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Neryungri workshop took place last week
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Written by Magdalena Tomasik   
Tuesday, 18 November 2014 13:06

(Photo: Studiopolar) (Photo: Studiopolar) As much of future oil and gas development will happen in the Arctic, the links between the circumpolar North and the rest of our planet will further increase as well as the public impact of industrial development, not least on companies as well as states' reputations and most significantly on the populations which live in the Arctic.


It is known that economic activity and business development play a crucial role in ensuring welfare and employment in the North. Petroleum and other extractive industries can contribute to increasing capital, and employment opportunities in the Arctic; however, successful establishment of these industries requires further focus on the social, cultural, environmental and economic impacts from the local to the global level, and building competence and skill-sets needed for industry support.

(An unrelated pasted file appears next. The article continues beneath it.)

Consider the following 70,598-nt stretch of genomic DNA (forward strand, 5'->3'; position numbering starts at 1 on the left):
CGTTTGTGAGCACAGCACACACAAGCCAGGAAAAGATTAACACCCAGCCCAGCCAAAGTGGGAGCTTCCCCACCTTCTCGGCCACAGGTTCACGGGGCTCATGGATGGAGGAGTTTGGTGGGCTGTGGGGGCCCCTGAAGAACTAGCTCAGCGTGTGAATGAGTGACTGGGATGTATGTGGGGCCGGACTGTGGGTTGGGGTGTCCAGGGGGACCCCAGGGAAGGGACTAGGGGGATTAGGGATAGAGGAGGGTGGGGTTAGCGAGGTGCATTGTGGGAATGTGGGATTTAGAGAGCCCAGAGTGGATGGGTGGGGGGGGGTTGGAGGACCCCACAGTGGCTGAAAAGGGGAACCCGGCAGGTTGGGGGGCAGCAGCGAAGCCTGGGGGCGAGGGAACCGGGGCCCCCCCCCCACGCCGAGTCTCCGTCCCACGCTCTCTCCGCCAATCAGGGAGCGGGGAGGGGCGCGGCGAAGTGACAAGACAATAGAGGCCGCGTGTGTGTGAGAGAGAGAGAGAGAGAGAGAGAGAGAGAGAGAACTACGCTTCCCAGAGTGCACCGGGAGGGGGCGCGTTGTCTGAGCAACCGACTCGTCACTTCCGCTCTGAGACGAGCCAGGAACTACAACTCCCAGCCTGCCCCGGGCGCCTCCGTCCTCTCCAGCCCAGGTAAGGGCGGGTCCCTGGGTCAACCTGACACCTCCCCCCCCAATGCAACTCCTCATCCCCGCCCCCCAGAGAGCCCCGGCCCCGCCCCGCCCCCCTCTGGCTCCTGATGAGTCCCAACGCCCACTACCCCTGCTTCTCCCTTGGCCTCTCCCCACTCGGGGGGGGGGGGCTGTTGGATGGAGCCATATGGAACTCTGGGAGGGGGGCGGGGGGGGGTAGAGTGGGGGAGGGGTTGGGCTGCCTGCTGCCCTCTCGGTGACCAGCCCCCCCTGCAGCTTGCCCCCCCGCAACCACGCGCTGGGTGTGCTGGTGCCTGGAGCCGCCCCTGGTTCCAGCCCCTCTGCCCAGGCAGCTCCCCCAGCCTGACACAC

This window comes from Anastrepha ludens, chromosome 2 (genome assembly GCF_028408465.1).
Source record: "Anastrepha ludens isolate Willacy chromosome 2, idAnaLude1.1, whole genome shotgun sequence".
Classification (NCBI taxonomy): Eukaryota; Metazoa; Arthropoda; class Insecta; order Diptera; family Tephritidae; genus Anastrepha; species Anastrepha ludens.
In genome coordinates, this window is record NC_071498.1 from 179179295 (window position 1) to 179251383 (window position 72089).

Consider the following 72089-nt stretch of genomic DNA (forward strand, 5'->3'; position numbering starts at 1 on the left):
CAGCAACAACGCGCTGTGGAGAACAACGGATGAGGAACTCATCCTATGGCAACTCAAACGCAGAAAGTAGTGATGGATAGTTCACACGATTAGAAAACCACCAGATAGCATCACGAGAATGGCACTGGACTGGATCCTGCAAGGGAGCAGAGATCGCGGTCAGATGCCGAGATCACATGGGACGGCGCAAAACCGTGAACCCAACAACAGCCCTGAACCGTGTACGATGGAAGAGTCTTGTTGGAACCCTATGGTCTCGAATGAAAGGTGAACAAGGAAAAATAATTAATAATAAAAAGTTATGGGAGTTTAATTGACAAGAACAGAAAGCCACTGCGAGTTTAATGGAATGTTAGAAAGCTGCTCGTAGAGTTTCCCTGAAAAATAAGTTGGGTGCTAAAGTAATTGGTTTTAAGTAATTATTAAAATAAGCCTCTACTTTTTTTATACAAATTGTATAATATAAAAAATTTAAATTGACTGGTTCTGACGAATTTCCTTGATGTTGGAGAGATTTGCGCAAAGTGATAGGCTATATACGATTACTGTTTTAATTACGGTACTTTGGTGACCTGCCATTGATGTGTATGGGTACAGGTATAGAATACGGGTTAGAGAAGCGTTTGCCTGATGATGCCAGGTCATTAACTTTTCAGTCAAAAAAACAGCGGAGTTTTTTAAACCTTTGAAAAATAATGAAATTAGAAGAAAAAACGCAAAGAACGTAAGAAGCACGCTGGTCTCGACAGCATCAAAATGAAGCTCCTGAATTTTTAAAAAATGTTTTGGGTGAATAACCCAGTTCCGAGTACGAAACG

North Eastern Federal University in Yakutsk, Russia, (NEFU named after M.K. Ammosov) held a PhD course within the Uarctic Thematic Network Arctic Extractive Industries last week. The workshop took place from November 9 to November 15, 2014.

Follow the events that took place at the workshop and course on PhD students live blog here.

The main activity of the Thematic Network is a Pan-Arctic Extractive Industries PhD programme in the Social Sciences related to extractive industries. The format is that a limited number of PhD students from partner universities (usually not more than 15) meet intensively for a week with world-class specialist professors to discuss extractive industries social sciences in the Arctic.


Courses usually consist of a lecture series, and discussion sessions where the PhD students works are analysed together among all course participants. The TN offers two such courses per year, organised by partner institutions within the TN (past courses see below). PhD students attending three of these courses and completing the required assignments, including the participation in three relevant conferences or forums of the students' choice, can get a certificate issued by Uarctic that certifies their expertise in Arctic Extractive Industries research and that they can use as an addendum to their PhD degree.

Opportunities available at Ulapland
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Written by Magdalena Tomasik   
Friday, 14 November 2014 08:53

(Photo: University of Lapland) (Photo: University of Lapland) Five master's degree programs at the University of Lapland, Finland will be open for applications December 1, 2014 - January 31, 2015. The programs are Arctic Art and Design, Comparative Social Work, International and Comparative Law, Media Education, and Tourism, Culture and International Management. Studies start in Sept 2015.